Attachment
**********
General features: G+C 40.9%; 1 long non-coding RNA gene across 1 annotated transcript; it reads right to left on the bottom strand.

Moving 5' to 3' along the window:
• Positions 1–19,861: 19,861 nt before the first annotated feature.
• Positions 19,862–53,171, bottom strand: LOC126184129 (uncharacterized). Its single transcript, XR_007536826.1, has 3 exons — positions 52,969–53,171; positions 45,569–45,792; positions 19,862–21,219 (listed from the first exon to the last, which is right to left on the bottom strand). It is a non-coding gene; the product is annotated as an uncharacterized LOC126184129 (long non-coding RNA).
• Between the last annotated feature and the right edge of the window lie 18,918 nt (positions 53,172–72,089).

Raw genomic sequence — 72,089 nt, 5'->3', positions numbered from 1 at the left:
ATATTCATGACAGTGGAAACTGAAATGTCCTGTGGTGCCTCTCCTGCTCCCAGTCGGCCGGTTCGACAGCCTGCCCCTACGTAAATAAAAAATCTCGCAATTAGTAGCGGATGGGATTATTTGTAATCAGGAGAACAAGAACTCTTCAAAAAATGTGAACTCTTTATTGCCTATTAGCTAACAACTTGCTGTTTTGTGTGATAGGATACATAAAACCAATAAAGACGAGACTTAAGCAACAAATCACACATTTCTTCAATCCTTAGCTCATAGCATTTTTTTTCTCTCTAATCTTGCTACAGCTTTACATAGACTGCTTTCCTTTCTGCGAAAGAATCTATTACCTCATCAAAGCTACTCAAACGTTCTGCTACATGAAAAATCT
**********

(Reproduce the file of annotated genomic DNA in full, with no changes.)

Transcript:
General features: G+C 40.9%; 1 long non-coding RNA gene across 1 annotated transcript; it reads right to left on the bottom strand.

Moving 5' to 3' along the window:
• Positions 1–19,861: 19,861 nt before the first annotated feature.
• Positions 19,862–53,171, bottom strand: LOC126184129 (uncharacterized). Its single transcript, XR_007536826.1, has 3 exons — positions 52,969–53,171; positions 45,569–45,792; positions 19,862–21,219 (listed from the first exon to the last, which is right to left on the bottom strand). It is a non-coding gene; the product is annotated as an uncharacterized LOC126184129 (long non-coding RNA).
• Between the last annotated feature and the right edge of the window lie 18,918 nt (positions 53,172–72,089).

Raw genomic sequence — 72,089 nt, 5'->3', positions numbered from 1 at the left:
ATATTCATGACAGTGGAAACTGAAATGTCCTGTGGTGCCTCTCCTGCTCCCAGTCGGCCGGTTCGACAGCCTGCCCCTACGTAAATAAAAAATCTCGCAATTAGTAGCGGATGGGATTATTTGTAATCAGGAGAACAAGAACTCTTCAAAAAATGTGAACTCTTTATTGCCTATTAGCTAACAACTTGCTGTTTTGTGTGATAGGATACATAAAACCAATAAAGACGAGACTTAAGCAACAAATCACACATTTCTTCAATCCTTAGCTCATAGCATTTTTTTTCTCTCTAATCTTGCTACAGCTTTACATAGACTGCTTTCCTTTCTGCGAAAGAATCTATTACCTCATCAAAGCTACTCAAACGTTCTGCTACATGAAAAATCT